The first "real-life" use was in Florence on Tuesday night, when officers fired a Taser to subdue a young man behaving aggressively in the city centre.
The man, described by the media as a 24-year-old from Turkey without fixed abode, was completely naked and punched two other homeless people before resisting carabinieri as they attempted to restrain him.
An officer fired two Taser shots at him, each of which gives a shock of several thousand volts for up to five seconds at a time.
The man was taken to hospital and transferred to a psychiatric ward, from which he had been discharged just a week before.
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As well as in Florence, police in Milan, Turin, Genoa, Bologna, Padua, Reggio Emilia, Naples, Caserta, Catania, Brindisi and Palermo have been trying out the stun guns since September 6th in the first trial of its kind in Italy.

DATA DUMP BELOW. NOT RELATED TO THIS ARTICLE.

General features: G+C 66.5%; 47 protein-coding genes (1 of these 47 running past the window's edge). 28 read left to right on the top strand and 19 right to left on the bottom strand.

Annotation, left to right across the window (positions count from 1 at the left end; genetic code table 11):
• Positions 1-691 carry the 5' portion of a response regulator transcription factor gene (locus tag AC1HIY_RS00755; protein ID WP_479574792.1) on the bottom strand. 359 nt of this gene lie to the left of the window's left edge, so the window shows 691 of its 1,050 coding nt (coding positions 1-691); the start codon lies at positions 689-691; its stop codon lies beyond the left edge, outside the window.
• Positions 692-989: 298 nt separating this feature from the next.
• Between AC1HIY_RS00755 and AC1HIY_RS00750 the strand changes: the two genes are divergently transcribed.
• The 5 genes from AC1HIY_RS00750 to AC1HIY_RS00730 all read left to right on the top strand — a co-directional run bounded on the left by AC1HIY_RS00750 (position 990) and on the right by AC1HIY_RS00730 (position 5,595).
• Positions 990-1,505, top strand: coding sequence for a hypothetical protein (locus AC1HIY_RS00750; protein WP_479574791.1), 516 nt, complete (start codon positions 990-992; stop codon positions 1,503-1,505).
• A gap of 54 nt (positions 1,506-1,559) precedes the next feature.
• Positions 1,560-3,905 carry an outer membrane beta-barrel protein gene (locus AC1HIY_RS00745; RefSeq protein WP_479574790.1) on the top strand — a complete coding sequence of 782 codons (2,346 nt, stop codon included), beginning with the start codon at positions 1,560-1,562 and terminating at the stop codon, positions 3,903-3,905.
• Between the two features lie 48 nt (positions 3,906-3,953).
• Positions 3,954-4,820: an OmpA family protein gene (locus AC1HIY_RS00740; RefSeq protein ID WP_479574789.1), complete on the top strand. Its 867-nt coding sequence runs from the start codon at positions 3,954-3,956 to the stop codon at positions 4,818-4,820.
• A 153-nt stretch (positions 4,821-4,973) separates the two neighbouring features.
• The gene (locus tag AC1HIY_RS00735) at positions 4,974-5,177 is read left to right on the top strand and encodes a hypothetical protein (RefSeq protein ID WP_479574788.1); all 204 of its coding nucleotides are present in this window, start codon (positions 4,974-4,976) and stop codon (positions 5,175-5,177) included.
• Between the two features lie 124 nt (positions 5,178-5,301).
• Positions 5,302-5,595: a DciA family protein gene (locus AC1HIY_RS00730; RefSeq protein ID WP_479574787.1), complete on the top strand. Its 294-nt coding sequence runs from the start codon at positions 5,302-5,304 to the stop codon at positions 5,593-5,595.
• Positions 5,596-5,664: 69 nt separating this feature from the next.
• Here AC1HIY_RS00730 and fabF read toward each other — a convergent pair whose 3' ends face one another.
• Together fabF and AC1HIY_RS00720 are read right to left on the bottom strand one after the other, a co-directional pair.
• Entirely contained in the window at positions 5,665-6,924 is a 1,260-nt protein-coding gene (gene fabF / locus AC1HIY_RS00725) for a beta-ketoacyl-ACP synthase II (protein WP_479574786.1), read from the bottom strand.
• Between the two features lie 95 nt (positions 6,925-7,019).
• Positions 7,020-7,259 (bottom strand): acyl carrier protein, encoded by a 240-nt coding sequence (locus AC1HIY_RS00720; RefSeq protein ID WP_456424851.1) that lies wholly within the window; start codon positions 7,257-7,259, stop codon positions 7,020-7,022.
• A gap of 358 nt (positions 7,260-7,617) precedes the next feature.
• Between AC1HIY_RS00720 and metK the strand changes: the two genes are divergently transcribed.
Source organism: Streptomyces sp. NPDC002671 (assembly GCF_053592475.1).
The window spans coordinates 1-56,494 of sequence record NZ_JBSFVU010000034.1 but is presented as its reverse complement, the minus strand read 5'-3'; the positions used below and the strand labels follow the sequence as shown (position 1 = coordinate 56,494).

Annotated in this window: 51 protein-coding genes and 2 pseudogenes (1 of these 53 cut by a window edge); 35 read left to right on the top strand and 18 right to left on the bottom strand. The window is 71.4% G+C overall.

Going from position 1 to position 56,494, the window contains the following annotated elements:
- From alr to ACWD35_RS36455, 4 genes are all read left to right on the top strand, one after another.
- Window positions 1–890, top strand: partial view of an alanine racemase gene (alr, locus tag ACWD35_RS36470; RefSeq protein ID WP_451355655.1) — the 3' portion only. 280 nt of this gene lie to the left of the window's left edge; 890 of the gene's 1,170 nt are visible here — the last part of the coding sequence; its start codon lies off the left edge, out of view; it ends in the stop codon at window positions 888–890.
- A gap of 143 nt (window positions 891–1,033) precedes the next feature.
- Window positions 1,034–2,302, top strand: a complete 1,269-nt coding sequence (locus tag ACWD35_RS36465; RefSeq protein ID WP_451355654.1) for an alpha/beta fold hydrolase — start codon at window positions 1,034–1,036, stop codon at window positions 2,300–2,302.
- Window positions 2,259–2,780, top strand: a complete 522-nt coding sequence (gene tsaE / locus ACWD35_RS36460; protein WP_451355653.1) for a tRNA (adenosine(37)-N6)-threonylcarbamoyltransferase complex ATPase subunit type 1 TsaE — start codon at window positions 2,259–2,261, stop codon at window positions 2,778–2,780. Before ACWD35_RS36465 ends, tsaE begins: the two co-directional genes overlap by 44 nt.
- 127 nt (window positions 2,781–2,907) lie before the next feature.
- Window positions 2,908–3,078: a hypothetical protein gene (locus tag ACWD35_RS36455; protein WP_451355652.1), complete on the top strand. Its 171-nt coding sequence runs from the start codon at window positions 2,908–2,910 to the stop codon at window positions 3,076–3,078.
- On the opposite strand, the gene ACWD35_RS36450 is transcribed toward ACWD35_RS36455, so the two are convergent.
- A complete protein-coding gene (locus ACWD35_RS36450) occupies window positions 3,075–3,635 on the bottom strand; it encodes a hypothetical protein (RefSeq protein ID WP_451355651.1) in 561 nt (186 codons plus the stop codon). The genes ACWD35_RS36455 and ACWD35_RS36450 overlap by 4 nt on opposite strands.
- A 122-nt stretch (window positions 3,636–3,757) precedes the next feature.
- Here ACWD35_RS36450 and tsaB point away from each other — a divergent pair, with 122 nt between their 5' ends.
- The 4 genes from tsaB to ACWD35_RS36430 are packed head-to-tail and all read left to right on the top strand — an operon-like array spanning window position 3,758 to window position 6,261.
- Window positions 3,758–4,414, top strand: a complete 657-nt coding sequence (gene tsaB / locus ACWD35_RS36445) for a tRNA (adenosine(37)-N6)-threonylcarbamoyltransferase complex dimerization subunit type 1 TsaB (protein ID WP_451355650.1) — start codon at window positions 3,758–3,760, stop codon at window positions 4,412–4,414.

Until this week officers were not reported to have fired their new weapons, though in at least three cases they said they had removed them from their holsters as a warning.
The Taser trial will last three months, after which authorities will decide whether to abandon it or expand it to other cities.
The use of the controversial weapons by officers was approved in July by Interior Minister Matteo Salvini, who called them "a non-lethal weapon of dissuasion".
While they may benefit police, critics argue that they are unsafe and have in some cases caused injury and even death. The United Nations Committee Against Torture has declared them a potentially deadly form of torture.
Photo: Giuseppe Cacace/AFP